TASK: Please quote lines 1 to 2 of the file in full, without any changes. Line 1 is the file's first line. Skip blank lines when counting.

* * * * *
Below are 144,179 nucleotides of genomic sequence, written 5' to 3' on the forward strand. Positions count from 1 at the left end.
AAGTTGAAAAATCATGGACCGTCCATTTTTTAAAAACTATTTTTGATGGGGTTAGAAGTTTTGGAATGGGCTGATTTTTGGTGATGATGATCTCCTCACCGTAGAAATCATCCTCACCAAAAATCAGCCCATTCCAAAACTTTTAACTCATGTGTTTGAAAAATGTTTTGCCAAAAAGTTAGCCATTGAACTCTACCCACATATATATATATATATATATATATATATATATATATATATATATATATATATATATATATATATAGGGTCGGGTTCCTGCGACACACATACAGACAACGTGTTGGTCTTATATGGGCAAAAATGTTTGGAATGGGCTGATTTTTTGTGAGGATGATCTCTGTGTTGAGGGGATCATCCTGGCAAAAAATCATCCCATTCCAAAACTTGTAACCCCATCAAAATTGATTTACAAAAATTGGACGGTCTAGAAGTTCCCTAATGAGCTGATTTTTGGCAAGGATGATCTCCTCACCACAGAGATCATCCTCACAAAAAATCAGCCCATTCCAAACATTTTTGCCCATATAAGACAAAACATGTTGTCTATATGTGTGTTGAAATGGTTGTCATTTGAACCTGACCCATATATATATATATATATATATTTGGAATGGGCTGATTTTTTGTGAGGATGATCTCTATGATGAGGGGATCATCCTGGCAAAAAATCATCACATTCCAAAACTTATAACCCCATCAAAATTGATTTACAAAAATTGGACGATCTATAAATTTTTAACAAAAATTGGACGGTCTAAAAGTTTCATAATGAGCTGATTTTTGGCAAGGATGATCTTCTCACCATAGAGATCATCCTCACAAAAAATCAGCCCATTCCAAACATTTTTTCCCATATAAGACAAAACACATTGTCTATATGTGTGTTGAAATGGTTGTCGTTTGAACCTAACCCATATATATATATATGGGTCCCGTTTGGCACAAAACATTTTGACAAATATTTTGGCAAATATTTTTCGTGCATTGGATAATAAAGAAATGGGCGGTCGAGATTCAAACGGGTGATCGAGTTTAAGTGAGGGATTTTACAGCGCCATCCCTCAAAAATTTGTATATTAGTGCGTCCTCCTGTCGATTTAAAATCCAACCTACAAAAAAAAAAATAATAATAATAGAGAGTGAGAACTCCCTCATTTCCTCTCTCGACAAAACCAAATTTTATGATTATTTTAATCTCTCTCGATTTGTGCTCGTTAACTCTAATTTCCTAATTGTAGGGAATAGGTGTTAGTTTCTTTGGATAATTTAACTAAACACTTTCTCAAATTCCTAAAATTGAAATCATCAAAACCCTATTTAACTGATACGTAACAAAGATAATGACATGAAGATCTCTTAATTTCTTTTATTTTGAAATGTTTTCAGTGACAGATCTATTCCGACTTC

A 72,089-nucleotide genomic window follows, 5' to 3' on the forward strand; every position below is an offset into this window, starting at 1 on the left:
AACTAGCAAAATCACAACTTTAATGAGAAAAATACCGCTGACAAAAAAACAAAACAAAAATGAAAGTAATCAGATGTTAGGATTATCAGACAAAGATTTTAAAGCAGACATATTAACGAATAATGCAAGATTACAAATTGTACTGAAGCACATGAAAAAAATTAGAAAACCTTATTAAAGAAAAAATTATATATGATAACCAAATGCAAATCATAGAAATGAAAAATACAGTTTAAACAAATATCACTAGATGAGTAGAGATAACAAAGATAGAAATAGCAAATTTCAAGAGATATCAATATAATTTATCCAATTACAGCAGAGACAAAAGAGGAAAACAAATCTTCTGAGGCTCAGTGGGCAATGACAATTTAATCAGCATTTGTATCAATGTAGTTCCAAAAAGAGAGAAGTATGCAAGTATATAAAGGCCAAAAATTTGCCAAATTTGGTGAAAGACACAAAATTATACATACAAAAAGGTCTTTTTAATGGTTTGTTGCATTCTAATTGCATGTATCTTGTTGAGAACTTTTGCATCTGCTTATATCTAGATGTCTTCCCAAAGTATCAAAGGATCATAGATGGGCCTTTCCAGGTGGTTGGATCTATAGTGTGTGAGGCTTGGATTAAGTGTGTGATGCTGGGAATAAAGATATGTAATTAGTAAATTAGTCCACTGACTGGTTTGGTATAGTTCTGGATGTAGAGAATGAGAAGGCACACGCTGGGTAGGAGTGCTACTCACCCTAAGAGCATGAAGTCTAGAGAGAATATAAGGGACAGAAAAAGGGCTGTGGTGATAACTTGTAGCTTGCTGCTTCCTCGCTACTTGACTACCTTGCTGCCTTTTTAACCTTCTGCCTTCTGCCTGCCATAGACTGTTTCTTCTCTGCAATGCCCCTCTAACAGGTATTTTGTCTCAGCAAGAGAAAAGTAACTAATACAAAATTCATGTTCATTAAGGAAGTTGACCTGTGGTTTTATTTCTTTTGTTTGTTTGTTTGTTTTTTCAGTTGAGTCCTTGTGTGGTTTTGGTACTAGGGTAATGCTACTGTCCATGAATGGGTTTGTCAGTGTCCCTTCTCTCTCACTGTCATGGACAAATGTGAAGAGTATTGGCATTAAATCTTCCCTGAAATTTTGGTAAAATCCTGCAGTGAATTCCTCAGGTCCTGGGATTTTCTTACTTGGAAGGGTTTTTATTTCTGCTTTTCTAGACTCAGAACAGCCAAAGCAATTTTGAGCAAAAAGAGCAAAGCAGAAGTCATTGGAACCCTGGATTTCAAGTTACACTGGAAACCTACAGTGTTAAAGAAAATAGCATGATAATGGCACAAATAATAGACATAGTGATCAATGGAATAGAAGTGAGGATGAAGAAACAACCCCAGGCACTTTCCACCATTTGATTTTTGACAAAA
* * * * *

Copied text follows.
Below are 144,179 nucleotides of genomic sequence, written 5' to 3' on the forward strand. Positions count from 1 at the left end.
AAGTTGAAAAATCATGGACCGTCCATTTTTTAAAAACTATTTTTGATGGGGTTAGAAGTTTTGGAATGGGCTGATTTTTGGTGATGATGATCTCCTCACCGTAGAAATCATCCTCACCAAAAATCAGCCCATTCCAAAACTTTTAACTCATGTGTTTGAAAAATGTTTTGCCAAAAAGTTAGCCATTGAACTCTACCCACATATATATATATATATATATATATATATATATATATATATATATATATATATATATATATATATAGGGTCGGGTTCCTGCGACACACATACAGACAACGTGTTGGTCTTATATGGGCAAAAATGTTTGGAATGGGCTGATTTTTTGTGAGGATGATCTCTGTGTTGAGGGGATCATCCTGGCAAAAAATCATCCCATTCCAAAACTTGTAACCCCATCAAAATTGATTTACAAAAATTGGACGGTCTAGAAGTTCCCTAATGAGCTGATTTTTGGCAAGGATGATCTCCTCACCACAGAGATCATCCTCACAAAAAATCAGCCCATTCCAAACATTTTTGCCCATATAAGACAAAACATGTTGTCTATATGTGTGTTGAAATGGTTGTCATTTGAACCTGACCCATATATATATATATATATATATTTGGAATGGGCTGATTTTTTGTGAGGATGATCTCTATGATGAGGGGATCATCCTGGCAAAAAATCATCACATTCCAAAACTTATAACCCCATCAAAATTGATTTACAAAAATTGGACGATCTATAAATTTTTAACAAAAATTGGACGGTCTAAAAGTTTCATAATGAGCTGATTTTTGGCAAGGATGATCTTCTCACCATAGAGATCATCCTCACAAAAAATCAGCCCATTCCAAACATTTTTTCCCATATAAGACAAAACACATTGTCTATATGTGTGTTGAAATGGTTGTCGTTTGAACCTAACCCATATATATATATATGGGTCCCGTTTGGCACAAAACATTTTGACAAATATTTTGGCAAATATTTTTCGTGCATTGGATAATAAAGAAATGGGCGGTCGAGATTCAAACGGGTGATCGAGTTTAAGTGAGGGATTTTACAGCGCCATCCCTCAAAAATTTGTATATTAGTGCGTCCTCCTGTCGATTTAAAATCCAACCTACAAAAAAAAAAATAATAATAATAGAGAGTGAGAACTCCCTCATTTCCTCTCTCGACAAAACCAAATTTTATGATTATTTTAATCTCTCTCGATTTGTGCTCGTTAACTCTAATTTCCTAATTGTAGGGAATAGGTGTTAGTTTCTTTGGATAATTTAACTAAACACTTTCTCAAATTCCTAAAATTGAAATCATCAAAACCCTATTTAACTGATACGTAACAAAGATAATGACATGAAGATCTCTTAATTTCTTTTATTTTGAAATGTTTTCAGTGACAGATCTATTCCGACTTC